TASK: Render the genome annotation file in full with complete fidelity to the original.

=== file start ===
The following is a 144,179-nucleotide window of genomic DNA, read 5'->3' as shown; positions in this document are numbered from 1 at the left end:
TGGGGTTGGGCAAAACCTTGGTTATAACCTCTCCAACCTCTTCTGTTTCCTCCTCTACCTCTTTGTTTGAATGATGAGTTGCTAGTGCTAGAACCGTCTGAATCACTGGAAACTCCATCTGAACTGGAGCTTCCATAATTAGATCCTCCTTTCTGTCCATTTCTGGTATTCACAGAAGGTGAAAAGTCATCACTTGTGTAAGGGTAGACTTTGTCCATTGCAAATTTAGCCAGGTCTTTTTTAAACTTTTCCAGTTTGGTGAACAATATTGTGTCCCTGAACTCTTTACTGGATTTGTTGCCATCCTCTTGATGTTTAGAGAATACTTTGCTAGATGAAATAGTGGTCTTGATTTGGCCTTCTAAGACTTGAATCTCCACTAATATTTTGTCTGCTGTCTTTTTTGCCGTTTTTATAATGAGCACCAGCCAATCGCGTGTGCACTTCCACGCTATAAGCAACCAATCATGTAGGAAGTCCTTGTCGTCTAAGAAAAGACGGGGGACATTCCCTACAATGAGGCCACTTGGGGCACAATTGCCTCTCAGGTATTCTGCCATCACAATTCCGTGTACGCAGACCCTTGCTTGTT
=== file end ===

The following is a 144,179-nucleotide window of genomic DNA, read 5'->3' as shown; positions in this document are numbered from 1 at the left end:
TGGGGTTGGGCAAAACCTTGGTTATAACCTCTCCAACCTCTTCTGTTTCCTCCTCTACCTCTTTGTTTGAATGATGAGTTGCTAGTGCTAGAACCGTCTGAATCACTGGAAACTCCATCTGAACTGGAGCTTCCATAATTAGATCCTCCTTTCTGTCCATTTCTGGTATTCACAGAAGGTGAAAAGTCATCACTTGTGTAAGGGTAGACTTTGTCCATTGCAAATTTAGCCAGGTCTTTTTTAAACTTTTCCAGTTTGGTGAACAATATTGTGTCCCTGAACTCTTTACTGGATTTGTTGCCATCCTCTTGATGTTTAGAGAATACTTTGCTAGATGAAATAGTGGTCTTGATTTGGCCTTCTAAGACTTGAATCTCCACTAATATTTTGTCTGCTGTCTTTTTTGCCGTTTTTATAATGAGCACCAGCCAATCGCGTGTGCACTTCCACGCTATAAGCAACCAATCATGTAGGAAGTCCTTGTCGTCTAAGAAAAGACGGGGGACATTCCCTACAATGAGGCCACTTGGGGCACAATTGCCTCTCAGGTATTCTGCCATCACAATTCCGTGTACGCAGACCCTTGCTTGTT